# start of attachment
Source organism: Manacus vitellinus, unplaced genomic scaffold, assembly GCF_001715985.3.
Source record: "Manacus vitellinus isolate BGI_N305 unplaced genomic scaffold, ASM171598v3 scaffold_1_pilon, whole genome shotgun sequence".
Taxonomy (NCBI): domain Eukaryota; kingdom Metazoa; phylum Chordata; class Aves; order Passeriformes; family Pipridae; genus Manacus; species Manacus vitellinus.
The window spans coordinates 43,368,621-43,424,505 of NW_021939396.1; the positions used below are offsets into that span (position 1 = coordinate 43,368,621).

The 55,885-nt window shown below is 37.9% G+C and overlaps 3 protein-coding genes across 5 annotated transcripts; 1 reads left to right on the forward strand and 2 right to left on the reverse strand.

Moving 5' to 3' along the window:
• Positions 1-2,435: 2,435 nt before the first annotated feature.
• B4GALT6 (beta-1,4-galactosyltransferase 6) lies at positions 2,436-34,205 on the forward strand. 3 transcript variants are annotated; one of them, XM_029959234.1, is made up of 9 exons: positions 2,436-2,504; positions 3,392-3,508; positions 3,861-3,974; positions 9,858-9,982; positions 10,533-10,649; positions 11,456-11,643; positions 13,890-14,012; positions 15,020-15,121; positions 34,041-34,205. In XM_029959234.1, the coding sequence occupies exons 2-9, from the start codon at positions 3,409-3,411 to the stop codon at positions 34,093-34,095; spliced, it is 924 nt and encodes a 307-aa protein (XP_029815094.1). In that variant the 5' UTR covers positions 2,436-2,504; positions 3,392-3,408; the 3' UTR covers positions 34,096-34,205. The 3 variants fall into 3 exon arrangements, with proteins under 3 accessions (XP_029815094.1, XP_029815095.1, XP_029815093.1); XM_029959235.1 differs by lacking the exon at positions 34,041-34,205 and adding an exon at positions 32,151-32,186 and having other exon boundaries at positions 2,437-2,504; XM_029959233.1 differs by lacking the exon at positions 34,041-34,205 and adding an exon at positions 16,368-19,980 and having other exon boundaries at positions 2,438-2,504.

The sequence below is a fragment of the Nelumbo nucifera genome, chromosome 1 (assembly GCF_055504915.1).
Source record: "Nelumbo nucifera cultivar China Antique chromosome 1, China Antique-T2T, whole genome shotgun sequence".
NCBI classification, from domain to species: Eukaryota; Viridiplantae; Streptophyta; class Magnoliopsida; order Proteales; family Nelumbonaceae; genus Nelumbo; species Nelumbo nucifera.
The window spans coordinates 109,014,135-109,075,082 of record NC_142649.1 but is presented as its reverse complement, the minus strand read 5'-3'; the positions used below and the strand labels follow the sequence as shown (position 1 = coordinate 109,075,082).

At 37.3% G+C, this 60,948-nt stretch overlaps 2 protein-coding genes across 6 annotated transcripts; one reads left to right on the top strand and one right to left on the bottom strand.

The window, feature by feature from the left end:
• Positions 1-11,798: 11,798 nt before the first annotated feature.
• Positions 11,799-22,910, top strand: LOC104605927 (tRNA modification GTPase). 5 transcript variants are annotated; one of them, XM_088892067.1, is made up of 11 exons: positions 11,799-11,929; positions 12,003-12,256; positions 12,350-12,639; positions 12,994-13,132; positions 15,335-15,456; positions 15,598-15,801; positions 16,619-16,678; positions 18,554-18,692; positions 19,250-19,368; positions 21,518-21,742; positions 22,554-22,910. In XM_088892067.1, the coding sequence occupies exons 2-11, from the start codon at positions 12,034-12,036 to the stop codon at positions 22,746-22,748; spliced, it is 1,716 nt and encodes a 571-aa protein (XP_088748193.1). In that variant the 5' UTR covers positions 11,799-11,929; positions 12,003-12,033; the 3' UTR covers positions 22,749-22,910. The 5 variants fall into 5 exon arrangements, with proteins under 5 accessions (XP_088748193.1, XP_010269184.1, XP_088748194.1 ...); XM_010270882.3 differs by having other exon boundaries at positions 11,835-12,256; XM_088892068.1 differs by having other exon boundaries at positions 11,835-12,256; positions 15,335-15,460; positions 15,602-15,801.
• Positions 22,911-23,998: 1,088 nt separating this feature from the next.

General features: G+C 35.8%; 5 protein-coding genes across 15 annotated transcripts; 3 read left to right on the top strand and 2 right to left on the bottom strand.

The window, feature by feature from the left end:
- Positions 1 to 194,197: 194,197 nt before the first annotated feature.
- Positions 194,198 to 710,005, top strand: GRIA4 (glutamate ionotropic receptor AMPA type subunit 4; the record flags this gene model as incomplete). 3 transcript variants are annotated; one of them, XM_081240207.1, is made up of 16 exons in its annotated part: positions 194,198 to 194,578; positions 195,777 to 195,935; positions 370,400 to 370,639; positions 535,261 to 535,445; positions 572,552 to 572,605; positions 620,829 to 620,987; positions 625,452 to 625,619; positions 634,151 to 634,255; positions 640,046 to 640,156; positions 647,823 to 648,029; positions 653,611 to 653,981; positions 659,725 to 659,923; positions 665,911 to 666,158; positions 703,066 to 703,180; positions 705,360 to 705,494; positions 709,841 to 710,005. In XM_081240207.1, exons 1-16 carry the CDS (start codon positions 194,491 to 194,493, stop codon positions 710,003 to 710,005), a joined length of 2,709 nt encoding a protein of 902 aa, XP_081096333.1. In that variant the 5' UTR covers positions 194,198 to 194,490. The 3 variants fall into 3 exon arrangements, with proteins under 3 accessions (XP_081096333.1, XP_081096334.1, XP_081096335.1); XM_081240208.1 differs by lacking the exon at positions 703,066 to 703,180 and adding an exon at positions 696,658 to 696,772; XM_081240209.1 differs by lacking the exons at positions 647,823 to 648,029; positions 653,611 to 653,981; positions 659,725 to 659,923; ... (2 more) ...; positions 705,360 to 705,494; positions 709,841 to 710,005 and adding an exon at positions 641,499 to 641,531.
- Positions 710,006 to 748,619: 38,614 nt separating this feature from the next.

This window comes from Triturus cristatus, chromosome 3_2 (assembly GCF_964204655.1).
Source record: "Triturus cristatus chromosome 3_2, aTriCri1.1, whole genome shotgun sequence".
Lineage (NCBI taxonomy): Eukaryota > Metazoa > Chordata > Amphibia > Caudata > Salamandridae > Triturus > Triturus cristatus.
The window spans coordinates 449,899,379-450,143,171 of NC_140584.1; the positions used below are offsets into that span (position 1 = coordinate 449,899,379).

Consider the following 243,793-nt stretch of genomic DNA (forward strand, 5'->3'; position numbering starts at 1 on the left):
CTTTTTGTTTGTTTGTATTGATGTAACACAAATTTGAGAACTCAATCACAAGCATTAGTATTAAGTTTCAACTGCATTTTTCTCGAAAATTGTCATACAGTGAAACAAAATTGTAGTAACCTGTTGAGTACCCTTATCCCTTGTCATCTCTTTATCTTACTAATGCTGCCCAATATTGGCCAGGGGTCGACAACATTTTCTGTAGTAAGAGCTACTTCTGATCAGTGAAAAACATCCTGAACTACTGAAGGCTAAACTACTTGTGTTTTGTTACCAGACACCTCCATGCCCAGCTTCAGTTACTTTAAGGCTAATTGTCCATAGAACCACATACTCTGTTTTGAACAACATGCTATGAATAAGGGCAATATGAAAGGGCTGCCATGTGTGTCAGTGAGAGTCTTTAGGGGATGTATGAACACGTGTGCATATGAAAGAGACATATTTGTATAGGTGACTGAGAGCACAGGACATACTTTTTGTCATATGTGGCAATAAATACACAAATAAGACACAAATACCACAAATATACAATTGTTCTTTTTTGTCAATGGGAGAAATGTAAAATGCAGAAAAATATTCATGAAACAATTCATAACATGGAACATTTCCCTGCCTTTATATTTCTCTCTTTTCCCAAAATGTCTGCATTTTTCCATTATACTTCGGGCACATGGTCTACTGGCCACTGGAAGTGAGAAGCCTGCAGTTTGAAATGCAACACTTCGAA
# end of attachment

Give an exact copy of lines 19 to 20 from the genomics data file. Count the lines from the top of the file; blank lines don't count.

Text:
The window, feature by feature from the left end:
- Positions 1 to 194,197: 194,197 nt before the first annotated feature.